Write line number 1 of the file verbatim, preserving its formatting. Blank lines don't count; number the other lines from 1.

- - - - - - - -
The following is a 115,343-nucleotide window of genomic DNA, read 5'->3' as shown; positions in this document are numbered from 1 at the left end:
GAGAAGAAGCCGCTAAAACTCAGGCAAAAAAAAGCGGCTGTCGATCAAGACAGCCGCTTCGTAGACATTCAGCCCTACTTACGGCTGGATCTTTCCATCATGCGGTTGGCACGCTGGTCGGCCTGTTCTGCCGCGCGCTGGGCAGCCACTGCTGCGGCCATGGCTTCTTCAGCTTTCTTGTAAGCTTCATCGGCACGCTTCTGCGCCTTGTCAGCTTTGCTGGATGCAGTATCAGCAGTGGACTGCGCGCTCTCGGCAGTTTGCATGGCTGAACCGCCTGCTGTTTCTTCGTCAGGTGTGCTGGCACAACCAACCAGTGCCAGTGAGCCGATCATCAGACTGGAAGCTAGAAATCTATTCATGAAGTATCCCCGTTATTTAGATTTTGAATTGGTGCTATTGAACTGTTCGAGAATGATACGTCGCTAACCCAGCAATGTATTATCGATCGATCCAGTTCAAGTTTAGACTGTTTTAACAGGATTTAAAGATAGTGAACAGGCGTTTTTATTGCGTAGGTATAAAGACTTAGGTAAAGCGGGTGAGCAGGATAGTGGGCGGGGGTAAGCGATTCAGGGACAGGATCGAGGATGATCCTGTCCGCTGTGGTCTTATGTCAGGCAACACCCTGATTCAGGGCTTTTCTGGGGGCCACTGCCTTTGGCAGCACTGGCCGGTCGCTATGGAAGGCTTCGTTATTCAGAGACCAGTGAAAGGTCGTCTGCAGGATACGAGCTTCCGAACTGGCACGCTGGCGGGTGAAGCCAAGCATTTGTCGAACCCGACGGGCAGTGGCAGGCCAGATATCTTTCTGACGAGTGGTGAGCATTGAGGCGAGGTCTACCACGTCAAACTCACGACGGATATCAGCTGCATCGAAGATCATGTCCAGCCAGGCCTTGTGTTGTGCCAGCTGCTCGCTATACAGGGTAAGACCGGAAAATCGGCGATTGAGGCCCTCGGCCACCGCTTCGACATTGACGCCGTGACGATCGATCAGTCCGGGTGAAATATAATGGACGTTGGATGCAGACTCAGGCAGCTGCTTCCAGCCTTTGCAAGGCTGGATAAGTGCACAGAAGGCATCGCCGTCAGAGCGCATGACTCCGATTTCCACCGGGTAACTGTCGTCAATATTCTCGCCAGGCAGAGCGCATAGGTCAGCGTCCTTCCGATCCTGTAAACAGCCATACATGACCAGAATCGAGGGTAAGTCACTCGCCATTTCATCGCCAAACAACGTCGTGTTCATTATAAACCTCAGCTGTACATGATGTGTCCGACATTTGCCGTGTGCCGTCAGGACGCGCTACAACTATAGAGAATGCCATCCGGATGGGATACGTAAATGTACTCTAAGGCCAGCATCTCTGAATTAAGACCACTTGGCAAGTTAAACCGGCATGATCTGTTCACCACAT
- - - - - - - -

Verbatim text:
The following is a 115,343-nucleotide window of genomic DNA, read 5'->3' as shown; positions in this document are numbered from 1 at the left end: